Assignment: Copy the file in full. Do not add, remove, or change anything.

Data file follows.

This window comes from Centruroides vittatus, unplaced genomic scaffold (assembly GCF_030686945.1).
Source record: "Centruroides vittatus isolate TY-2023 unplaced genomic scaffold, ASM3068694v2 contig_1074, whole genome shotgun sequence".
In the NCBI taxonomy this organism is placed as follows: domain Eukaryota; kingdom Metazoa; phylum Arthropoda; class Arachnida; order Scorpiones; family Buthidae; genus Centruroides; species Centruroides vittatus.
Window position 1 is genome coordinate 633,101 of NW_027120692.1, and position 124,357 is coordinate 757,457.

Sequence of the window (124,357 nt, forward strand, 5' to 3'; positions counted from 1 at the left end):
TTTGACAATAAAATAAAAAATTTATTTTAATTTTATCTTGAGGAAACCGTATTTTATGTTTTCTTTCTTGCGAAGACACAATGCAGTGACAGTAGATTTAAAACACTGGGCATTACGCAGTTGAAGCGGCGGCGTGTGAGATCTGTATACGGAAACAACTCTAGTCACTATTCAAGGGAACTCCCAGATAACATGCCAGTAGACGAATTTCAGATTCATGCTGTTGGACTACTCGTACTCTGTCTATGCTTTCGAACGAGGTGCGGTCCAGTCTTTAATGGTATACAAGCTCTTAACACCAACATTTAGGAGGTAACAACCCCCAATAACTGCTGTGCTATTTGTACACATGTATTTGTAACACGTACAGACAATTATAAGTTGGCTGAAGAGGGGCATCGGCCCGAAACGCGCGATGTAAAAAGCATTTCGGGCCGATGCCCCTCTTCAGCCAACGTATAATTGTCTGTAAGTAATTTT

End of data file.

This window comes from Centruroides vittatus, unplaced genomic scaffold (assembly GCF_030686945.1).
Source record: "Centruroides vittatus isolate TY-2023 unplaced genomic scaffold, ASM3068694v2 contig_1074, whole genome shotgun sequence".
In the NCBI taxonomy this organism is placed as follows: domain Eukaryota; kingdom Metazoa; phylum Arthropoda; class Arachnida; order Scorpiones; family Buthidae; genus Centruroides; species Centruroides vittatus.
Window position 1 is genome coordinate 633,101 of NW_027120692.1, and position 124,357 is coordinate 757,457.

Sequence of the window (124,357 nt, forward strand, 5' to 3'; positions counted from 1 at the left end):
TTTGACAATAAAATAAAAAATTTATTTTAATTTTATCTTGAGGAAACCGTATTTTATGTTTTCTTTCTTGCGAAGACACAATGCAGTGACAGTAGATTTAAAACACTGGGCATTACGCAGTTGAAGCGGCGGCGTGTGAGATCTGTATACGGAAACAACTCTAGTCACTATTCAAGGGAACTCCCAGATAACATGCCAGTAGACGAATTTCAGATTCATGCTGTTGGACTACTCGTACTCTGTCTATGCTTTCGAACGAGGTGCGGTCCAGTCTTTAATGGTATACAAGCTCTTAACACCAACATTTAGGAGGTAACAACCCCCAATAACTGCTGTGCTATTTGTACACATGTATTTGTAACACGTACAGACAATTATAAGTTGGCTGAAGAGGGGCATCGGCCCGAAACGCGCGATGTAAAAAGCATTTCGGGCCGATGCCCCTCTTCAGCCAACGTATAATTGTCTGTAAGTAATTTT